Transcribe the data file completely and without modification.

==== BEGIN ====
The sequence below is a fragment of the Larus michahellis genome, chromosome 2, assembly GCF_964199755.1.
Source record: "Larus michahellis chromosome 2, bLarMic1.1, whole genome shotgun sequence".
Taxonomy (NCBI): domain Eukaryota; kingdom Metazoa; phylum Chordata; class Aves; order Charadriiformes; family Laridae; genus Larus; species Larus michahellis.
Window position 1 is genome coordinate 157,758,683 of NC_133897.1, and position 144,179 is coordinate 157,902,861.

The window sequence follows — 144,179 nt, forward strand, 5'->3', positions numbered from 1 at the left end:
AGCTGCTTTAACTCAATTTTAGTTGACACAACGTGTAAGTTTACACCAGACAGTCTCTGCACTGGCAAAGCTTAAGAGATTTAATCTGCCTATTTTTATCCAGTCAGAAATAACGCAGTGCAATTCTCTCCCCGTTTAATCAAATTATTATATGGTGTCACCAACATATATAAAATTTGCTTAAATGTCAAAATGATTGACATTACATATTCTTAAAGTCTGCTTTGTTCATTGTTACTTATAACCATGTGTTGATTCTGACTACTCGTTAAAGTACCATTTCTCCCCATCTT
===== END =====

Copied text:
The sequence below is a fragment of the Larus michahellis genome, chromosome 2, assembly GCF_964199755.1.
Source record: "Larus michahellis chromosome 2, bLarMic1.1, whole genome shotgun sequence".
Taxonomy (NCBI): domain Eukaryota; kingdom Metazoa; phylum Chordata; class Aves; order Charadriiformes; family Laridae; genus Larus; species Larus michahellis.
Window position 1 is genome coordinate 157,758,683 of NC_133897.1, and position 144,179 is coordinate 157,902,861.

The window sequence follows — 144,179 nt, forward strand, 5'->3', positions numbered from 1 at the left end:
AGCTGCTTTAACTCAATTTTAGTTGACACAACGTGTAAGTTTACACCAGACAGTCTCTGCACTGGCAAAGCTTAAGAGATTTAATCTGCCTATTTTTATCCAGTCAGAAATAACGCAGTGCAATTCTCTCCCCGTTTAATCAAATTATTATATGGTGTCACCAACATATATAAAATTTGCTTAAATGTCAAAATGATTGACATTACATATTCTTAAAGTCTGCTTTGTTCATTGTTACTTATAACCATGTGTTGATTCTGACTACTCGTTAAAGTACCATTTCTCCCCATCTT